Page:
Buoyed by a strong showing in suburban Milwaukee, State Sen. Leah Vukmir defeated Kevin Nicholson in Tuesday’s primary election to capture the Republican nomination for U.S. Senate.
Vukmir advances to a general-election matchup with incumbent Democratic Sen. Tammy Baldwin, who faced no opposition. It is the first time in Wisconsin history that both major parties have nominated women candidates in a U.S. Senate race.
Vukmir said her win shows “there’s no substitute for the grassroots.”
“Voters sent a clear message that we want to take our Wisconsin Way, our economic miracle, and our strong conservative victories to Washington and help President Trump make America great again. That’s exactly what I intend to do,” Vukmir said.
Vukmir added that Baldwin “has been a disaster (for) our state.”
Nicholson did not respond to a request for comment Tuesday night.
Baldwin said, “Wisconsinites want someone who will be in their corner and stand up to powerful special interests in Washington, not a bought-and-paid-for senator.”
“Leah Vukmir has a long record of putting her corporate special-interest backers ahead of hardworking Wisconsin families,” Baldwin said.
Wisconsin’s other U.S. senator, Ron Johnson, issued a statement thanking both GOP candidates “for running energetic campaigns.”
“With the stakes so high, it’s time for conservatives to come together and join me in supporting Leah and making Sen. Baldwin a one-term senator,” Johnson said.
Vukmir, R-Brookfield, used a tried-and-true template to win GOP primaries in Wisconsin: She dominated suburban Milwaukee, where the largest concentration of Wisconsin GOP voters live and where turnout typically is strong.
Nicholson, R-Delafield, was banking on an outsider message that worked well for two other Republicans in Wisconsin in 2016: Trump and Sen. Ron Johnson of Oshkosh. Nicholson also enjoyed massive support from outside groups, many of them funded by Illinois businessman Richard Uihlein.
The GOP race turned increasingly negative in its closing weeks, with much of the sparring over who has been more loyal to Trump. Nicholson and his allies attacked Vukmir’s March 2016 pronouncement that Trump is “offensive to everyone,” while Vukmir and her allies have hit Nicholson for his past as a onetime Democratic supporter of abortion rights.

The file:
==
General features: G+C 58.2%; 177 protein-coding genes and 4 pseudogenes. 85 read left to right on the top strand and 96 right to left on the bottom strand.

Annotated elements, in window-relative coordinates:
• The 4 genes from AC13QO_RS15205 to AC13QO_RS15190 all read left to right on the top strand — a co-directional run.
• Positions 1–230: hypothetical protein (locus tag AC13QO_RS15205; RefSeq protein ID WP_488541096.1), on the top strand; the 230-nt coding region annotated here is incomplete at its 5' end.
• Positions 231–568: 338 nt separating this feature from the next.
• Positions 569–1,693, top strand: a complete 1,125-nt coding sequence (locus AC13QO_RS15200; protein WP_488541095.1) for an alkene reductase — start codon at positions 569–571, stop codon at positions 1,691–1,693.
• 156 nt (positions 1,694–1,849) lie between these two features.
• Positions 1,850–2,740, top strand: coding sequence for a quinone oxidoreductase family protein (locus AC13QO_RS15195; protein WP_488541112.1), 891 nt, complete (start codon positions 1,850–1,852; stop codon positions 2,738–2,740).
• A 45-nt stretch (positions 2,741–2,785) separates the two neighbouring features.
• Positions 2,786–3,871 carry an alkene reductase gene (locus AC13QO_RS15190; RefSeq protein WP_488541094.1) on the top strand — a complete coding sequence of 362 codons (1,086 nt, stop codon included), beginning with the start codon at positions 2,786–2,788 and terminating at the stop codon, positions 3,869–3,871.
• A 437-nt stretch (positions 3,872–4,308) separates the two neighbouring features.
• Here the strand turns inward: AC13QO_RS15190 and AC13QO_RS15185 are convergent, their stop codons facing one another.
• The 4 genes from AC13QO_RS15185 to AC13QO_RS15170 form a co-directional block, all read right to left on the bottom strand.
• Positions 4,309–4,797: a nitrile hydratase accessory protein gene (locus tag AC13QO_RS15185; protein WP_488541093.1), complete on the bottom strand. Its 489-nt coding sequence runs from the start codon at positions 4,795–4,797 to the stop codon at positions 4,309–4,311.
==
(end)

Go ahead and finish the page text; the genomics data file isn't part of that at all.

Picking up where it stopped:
Recent polls showed the race to be very close. They also showed a geographic divide — with Vukmir leading in southeastern Wisconsin and Nicholson carrying most of the rest of the state — that bore out in Tuesday’s results.
Nicholson and Vukmir have few ideological differences — both want to repeal Obamacare, support Trump’s tariffs, want to build a wall on the U.S.-Mexico border, call for dramatic changes to federal retiree and health care programs, and staunchly oppose abortion rights and new gun restrictions. Nicholson favors the legalization of marijuana for medical use only; Vukmir does not.
With so few issue differences between the candidates, the focus was on their biographical contrasts — and on who gave Republicans the best chance to unseat Baldwin.
Vukmir casts herself as an activist-mom-and-nurse-turned-lawmaker who, after joining the state Legislature, helped Gov. Scott Walker enact some of the state’s most historic conservative reforms.
Nicholson stressed his service as a U.S. Marine Corps veteran of the wars in Iraq and Afghanistan and his business background as a management consultant.
Wisconsin’s Republican establishment was strongly behind Vukmir. She had endorsements from U.S. House Speaker Paul Ryan, of Janesville; Congressmen Sean Duffy, of Wausau, Glen Grothman, of Glenbeulah, and Jim Sensenbrenner, of Menomonee Falls; and former Republican National Committee Chairman Reince Priebus; among others.
Officially, Walker did not endorse in the race. But he is a longtime ally of Vukmir in the state Capitol and repeatedly has appeared in public with her during the campaign. Walker’s son Alex works for Vukmir’s campaign, and Walker’s wife, Tonette, publicly endorsed Vukmir.
Nicholson had endorsements from Sens. Ted Cruz, of Texas, and Mike Lee, of Utah, and U.S. National Security Adviser John Bolton, among others. He also enjoyed a rich vein of financial support from Uihlein, who has given more than $15 million this cycle to fund a constellation of five super PACs that spent heavily to support Nicholson, either primarily or exclusively, and attack Baldwin.